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June 19, 2011

Copying during test is a very serious offense.  Actually it is a crime in almost all aspects of life, it’s just not easy to police it.  I admit when I wrote my first webpage, I copied the whole template from a site (illegally).  I also used the pictures of another site (not as a linked picture but downloaded to my server)!  But that was 1993, when having the internet using dial up was rare even in a typical American home.  And Netscape and Mosiac were the only browsers you can use.

Plagiarism is illegal and everyone knows.  Especially students who are doing their project/homework/test/assignments.  But there is still a war between the doers and the catcher.  Give me an assignment on “ABC influence on XYZ during the KKL period”.  Look it up on the web, one will have tons of resources.  Upon reading them, it’s hard not to “copy and paste” what was essential and good  and use it as your very own.  “Using the information is alright.  But one needs to quote the source and if possible link to the page.” (Blah, blah, blah, I know you had more than enough of these lectures on cheating).  But yet, students still think they can get away with it by cutting paragraphs from 10 different sources and paste it to submit a complete assignment.  It’s still illegal.  Any amount of copying, even if it’s just two-sentence paragraph on a big paper.  If it’s not properly linked (or quoted), it will render you an F on that paper.  But after the first few warnings (and telling students that the university uses TURN-IT-IN-DOT-COM that runs their paper through and easily discover their source), students eventually learn it.

But how common is plagiarism in the outside world?  If I have to say, it’s so prevalent, it’s hard not to see one.  News agency, e.g. A-pakistan News, have journalists whose job is to browse the net and do a copy-and-paste and use the news as their very own. And it’s not surprising that it’s word-for-word the same!  As least I know Yahoo-Singapore reports almost the same news and the other Singapore Online News sources, but they are never word-for-word the same ( for more than a paragraph).

It’s not uncommon, if you’re a food blogger, to go to China and realize your blog pictures and recipes published in a recipe book or magazine sold in the streets of countries like China, India or Indonesia (without your permission, of course).  Some bother to do some translations (using google translate and some editing) while others were so lazy, you’ll even see your protective water-marks.  They’re so sure they’re beyond the arms of the law, they dare you to sue them if caught.  So the Chinese food publishers would make sure they visit countries like Norway or US (of usually unknown food bloggers), translate them quickly using a software and print them into colourful books to sell.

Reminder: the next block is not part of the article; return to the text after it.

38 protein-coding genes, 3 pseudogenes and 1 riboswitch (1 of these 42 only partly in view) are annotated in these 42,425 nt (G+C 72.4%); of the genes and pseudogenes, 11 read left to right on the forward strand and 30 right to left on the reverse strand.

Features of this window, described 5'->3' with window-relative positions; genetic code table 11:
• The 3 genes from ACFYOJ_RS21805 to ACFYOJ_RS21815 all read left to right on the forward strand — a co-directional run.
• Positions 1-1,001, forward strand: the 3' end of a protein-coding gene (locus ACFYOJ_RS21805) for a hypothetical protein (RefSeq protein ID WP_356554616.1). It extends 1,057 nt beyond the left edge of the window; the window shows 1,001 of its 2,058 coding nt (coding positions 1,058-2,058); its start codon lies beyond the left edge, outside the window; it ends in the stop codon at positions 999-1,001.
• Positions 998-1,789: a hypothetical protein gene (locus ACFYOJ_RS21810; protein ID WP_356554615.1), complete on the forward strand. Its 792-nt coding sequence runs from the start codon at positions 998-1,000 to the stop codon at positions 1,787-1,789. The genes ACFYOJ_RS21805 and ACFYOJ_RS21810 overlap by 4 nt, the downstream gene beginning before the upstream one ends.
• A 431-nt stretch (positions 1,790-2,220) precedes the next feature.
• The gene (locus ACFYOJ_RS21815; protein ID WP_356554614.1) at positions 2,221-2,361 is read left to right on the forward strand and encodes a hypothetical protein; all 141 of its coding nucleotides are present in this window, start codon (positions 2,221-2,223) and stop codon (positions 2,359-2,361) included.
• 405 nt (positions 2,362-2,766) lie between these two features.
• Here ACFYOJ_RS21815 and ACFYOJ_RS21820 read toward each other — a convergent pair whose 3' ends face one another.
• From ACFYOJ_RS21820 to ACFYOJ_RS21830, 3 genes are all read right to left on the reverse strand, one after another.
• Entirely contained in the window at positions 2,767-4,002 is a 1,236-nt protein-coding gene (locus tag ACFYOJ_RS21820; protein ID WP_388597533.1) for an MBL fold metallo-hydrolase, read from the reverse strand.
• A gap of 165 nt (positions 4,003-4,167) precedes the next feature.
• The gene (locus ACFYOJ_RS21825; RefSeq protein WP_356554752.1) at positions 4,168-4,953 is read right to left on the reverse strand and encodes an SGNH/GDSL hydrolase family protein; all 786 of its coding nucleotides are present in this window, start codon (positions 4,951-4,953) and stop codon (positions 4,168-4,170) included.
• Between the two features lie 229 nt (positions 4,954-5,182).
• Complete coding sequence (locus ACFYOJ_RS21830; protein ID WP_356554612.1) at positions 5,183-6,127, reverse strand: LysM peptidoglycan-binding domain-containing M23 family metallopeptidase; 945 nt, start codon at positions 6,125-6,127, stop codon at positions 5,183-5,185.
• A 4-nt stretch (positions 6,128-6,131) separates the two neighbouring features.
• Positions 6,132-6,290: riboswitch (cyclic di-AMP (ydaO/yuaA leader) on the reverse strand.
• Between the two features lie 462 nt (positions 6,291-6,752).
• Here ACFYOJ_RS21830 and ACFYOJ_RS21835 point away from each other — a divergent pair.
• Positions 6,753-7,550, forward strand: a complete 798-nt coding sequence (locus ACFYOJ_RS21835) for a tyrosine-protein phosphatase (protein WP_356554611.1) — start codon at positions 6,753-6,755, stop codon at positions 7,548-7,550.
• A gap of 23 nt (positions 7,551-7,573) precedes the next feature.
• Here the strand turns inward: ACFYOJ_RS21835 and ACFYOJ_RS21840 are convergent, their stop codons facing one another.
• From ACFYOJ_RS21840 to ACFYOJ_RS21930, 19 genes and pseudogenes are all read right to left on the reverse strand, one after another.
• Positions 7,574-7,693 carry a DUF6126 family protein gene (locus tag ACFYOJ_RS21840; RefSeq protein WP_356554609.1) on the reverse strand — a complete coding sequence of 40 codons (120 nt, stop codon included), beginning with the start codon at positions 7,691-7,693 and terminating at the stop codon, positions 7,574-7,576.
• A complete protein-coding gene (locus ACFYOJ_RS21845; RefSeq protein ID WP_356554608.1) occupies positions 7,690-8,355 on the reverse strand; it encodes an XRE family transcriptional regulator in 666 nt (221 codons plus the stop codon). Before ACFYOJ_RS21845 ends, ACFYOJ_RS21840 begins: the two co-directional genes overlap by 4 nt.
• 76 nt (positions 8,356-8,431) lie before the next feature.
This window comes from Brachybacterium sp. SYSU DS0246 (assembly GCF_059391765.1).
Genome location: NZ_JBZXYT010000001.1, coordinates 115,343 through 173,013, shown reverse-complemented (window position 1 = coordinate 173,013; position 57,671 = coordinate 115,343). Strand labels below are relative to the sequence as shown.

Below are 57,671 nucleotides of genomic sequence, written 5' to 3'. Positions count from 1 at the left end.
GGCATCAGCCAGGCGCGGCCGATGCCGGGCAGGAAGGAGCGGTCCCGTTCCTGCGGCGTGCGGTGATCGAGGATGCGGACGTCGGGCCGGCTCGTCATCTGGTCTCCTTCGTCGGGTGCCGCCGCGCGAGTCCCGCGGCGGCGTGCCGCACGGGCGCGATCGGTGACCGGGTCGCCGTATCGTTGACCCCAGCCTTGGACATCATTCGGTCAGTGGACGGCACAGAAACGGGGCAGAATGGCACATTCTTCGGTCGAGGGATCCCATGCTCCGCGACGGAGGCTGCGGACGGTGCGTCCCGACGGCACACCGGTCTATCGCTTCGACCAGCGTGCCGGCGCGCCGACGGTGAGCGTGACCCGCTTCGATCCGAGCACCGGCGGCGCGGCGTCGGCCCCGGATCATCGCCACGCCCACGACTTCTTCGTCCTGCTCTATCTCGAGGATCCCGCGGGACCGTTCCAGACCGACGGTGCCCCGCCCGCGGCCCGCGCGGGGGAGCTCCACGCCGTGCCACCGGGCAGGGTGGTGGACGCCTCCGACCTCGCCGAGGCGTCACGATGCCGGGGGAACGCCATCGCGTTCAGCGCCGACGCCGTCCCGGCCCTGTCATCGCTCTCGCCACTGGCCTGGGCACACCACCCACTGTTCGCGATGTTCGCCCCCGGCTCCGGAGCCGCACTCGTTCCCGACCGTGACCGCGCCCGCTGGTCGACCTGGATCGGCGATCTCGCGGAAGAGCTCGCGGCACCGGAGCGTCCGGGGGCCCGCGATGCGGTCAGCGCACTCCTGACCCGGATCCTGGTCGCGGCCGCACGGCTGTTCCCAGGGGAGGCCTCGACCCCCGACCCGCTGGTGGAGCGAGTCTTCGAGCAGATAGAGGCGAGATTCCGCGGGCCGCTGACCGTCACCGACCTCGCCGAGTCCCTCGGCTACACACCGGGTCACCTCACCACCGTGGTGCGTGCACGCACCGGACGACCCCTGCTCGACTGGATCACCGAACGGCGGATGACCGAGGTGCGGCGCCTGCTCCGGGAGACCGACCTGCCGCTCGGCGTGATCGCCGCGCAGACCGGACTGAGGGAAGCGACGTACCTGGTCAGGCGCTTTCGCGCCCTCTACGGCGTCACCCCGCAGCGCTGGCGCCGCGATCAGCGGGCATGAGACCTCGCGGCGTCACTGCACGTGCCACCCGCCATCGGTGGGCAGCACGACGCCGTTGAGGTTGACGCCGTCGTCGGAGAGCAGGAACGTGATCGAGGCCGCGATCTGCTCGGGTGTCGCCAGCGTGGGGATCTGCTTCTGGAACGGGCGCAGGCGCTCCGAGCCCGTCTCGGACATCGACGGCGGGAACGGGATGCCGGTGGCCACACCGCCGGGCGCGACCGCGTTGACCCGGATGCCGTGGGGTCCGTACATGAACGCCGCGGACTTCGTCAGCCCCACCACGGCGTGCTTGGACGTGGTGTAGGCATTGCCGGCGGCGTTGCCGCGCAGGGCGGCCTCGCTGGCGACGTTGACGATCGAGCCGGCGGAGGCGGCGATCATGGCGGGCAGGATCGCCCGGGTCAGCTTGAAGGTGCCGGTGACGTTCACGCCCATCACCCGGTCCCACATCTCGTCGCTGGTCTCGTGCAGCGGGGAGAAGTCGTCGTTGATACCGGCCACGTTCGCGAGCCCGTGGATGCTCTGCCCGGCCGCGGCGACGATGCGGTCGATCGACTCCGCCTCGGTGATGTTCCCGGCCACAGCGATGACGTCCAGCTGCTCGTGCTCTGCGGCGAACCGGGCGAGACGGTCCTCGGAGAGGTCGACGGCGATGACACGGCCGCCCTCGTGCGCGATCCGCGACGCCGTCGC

I have seen travel agents who are so big, they have nice impressive webpages to lure customers to their site (and eventually buy packages from them to go to these advertised places).  You would think if the company is so big, they would have enough tourguides going to enough places to write their own right?  Wrong!  They employ webpage designers, and these “designers” even do the pages for them, all they have to do is name the places.  For instance,  como has his indonesiatriptourisme  (Indonesia Trip Tour Is Me — get it?) on blogspot and has nice beautiful pictures.  PT Ameya LivingStyle Indonesia is an established company located in Yogjakarta probably selling real estate.  When they have to create a page about Parangtritis Beach, they simply have a few pictures of that place of their own and you-guess-that-right, copy a whole chunk of text from coco and place it on their “info” page with no reference to como or link to his page.  Oh, I forgot to mention Hotel Batik did the same thing.   So did the tourism of “Visit Jogja”  and Handy Craft Leathers (makers of Leather Goods from Indonesia and Indonesian Tourism Service Providers).

Being an intellectual myself, this practice is a big No-No.  But in order to enforce this, these countries need to be wealthy enough to police the law of copyrights and we all know (especially those who likes to buy pirated DVD in Singapore), this is a multi-million-dollar industry done in third world countries.  So while the big plagiarists are not caught, the small ones will continue to do their wrongs to earn a living (and continue to grow!).  Sigh!


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